Use of e-cigarettes such as the JUUL is becoming more common among college students. A concern is that traditional means of collecting data to conduct research on these trends may not be fast enough for health professionals and college campuses to implement effective prevention strategies.
Because of this, a recent study collected data during college orientation sessions at seven different U.S. college campuses. This data was specifically related to JUUL and asked students questions about their knowledge and use of this product, as well as traditional cigarette use. The data was collected through immediate electronic audience response devices.
The results from the data indicated that on average, 13.7% of the incoming students used a JUUL daily while 1.7% used traditional cigarettes. 67.3% of the students knew that a JUUL always contains nicotine. However, 30.1% of students thought that JUULs only contained nicotine and flavoring while 2.1% did not know there was nicotine in a JUUL. These numbers are higher than other studies related to college e-cigarette use and highlight the need for prevention efforts. This research also shows that many students may be unaware that a JUUL contains chemicals and nicotine.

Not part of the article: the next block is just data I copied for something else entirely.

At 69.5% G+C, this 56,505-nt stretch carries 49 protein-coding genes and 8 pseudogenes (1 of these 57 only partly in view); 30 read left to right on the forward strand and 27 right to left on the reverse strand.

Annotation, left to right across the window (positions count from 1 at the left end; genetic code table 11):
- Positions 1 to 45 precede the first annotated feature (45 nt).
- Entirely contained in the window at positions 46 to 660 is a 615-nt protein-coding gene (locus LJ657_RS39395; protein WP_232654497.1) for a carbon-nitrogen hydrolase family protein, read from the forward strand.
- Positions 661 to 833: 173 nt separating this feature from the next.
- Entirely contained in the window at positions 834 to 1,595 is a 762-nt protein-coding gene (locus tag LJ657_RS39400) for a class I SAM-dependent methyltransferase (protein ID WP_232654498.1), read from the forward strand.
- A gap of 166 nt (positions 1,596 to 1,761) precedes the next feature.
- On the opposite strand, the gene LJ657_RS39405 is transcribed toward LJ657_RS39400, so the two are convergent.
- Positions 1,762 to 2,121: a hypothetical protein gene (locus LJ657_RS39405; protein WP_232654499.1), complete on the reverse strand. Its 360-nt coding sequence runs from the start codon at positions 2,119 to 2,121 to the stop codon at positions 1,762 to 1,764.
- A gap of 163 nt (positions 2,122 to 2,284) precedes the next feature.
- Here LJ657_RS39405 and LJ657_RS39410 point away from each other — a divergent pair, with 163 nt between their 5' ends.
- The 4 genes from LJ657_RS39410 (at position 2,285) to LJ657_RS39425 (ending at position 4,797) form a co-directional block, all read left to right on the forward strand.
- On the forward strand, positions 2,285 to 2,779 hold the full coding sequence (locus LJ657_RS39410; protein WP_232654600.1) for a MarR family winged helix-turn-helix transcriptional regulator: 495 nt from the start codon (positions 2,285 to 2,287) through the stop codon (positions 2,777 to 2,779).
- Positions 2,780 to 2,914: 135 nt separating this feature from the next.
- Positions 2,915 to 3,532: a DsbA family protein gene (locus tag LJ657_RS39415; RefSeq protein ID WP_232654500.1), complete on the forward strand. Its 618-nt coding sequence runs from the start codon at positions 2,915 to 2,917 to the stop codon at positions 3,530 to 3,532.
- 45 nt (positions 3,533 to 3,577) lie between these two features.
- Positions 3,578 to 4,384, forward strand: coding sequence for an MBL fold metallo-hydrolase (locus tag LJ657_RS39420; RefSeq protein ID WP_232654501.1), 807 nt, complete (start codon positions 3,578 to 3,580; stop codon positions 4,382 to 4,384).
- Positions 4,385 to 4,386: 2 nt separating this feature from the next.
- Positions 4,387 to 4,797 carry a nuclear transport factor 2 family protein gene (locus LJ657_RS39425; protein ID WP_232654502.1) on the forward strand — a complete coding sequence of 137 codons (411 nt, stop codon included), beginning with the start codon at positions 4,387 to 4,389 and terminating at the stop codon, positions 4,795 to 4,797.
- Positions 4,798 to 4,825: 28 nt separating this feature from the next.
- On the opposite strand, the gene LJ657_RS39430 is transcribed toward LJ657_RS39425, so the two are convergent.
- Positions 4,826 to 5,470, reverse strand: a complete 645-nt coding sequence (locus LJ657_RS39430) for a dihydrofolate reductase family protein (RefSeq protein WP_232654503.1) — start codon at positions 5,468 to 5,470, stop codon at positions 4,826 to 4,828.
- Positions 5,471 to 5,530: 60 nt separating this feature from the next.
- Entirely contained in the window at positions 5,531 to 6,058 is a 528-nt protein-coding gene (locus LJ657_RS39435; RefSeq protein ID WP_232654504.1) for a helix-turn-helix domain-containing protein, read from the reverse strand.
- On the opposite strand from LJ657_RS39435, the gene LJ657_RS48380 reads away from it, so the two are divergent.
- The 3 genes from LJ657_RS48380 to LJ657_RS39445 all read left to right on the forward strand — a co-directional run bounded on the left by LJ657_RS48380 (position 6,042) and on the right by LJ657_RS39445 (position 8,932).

Take Away: With use of electronic cigarettes on the rise among college students, a study took a faster approach than traditional research and collected data at universities during freshman orientation sessions. This data showed that 13.7% of the incoming students used a JUUL product daily.
Bourdon, J.L., Hancock, L.C. (2019). Using electronic audience response technology to track e-cigarette habits among college freshman. Addictive Behaviors. 95 (24-27). doi.org/10.016/j.addbeh.2019.02.019.